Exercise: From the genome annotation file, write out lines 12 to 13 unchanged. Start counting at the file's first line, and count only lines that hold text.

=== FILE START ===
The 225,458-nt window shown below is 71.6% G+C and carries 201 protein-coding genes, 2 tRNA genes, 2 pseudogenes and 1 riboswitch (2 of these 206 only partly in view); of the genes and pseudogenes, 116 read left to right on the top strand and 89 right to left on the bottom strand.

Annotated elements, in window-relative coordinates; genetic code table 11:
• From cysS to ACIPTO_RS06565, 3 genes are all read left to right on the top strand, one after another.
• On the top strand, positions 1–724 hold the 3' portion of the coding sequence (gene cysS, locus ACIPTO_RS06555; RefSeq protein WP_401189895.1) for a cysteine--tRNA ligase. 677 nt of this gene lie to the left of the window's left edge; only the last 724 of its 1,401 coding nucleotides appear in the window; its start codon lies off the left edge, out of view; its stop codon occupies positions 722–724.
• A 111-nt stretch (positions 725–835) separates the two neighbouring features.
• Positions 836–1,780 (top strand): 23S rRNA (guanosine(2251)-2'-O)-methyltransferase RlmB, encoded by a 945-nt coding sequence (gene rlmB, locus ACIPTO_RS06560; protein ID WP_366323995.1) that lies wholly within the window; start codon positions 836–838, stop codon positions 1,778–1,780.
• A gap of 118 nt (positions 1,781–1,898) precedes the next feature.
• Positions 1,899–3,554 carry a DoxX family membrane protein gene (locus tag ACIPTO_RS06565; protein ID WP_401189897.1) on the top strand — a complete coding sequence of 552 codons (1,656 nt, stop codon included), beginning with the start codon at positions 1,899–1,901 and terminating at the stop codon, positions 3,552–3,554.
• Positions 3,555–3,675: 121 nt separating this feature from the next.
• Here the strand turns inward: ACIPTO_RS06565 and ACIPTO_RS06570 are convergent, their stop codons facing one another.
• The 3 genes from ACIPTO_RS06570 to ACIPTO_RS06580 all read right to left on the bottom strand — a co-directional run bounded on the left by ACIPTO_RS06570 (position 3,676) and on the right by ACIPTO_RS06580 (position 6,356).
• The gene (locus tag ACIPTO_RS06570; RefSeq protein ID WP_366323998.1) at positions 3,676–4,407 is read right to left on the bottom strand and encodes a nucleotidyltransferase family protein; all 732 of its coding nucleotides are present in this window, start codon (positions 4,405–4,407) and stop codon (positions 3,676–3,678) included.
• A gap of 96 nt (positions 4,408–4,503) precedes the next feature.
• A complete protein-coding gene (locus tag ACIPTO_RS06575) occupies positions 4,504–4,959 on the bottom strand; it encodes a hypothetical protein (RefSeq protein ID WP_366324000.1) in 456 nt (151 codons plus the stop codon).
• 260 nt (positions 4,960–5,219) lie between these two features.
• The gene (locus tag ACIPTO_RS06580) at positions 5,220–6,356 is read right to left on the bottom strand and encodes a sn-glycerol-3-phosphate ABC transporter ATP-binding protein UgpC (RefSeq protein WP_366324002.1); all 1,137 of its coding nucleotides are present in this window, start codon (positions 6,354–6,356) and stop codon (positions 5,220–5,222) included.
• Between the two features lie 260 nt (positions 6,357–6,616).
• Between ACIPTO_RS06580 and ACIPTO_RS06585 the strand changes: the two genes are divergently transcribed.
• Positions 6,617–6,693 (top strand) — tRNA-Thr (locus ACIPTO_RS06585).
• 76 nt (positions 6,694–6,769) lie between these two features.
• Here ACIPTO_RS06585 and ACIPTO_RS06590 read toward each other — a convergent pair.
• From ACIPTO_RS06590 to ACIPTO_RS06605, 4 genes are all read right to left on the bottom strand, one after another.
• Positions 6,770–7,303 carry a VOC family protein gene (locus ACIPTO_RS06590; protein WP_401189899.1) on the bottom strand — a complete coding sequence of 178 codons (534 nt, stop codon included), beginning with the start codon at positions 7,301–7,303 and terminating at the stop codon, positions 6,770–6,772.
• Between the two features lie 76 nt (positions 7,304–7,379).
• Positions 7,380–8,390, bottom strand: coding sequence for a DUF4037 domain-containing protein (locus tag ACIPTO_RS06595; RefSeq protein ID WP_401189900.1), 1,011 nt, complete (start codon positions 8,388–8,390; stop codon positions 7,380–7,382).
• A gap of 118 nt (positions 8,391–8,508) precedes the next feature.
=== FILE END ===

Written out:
• The gene (locus tag ACIPTO_RS06570; RefSeq protein ID WP_366323998.1) at positions 3,676–4,407 is read right to left on the bottom strand and encodes a nucleotidyltransferase family protein; all 732 of its coding nucleotides are present in this window, start codon (positions 4,405–4,407) and stop codon (positions 3,676–3,678) included.
• A gap of 96 nt (positions 4,408–4,503) precedes the next feature.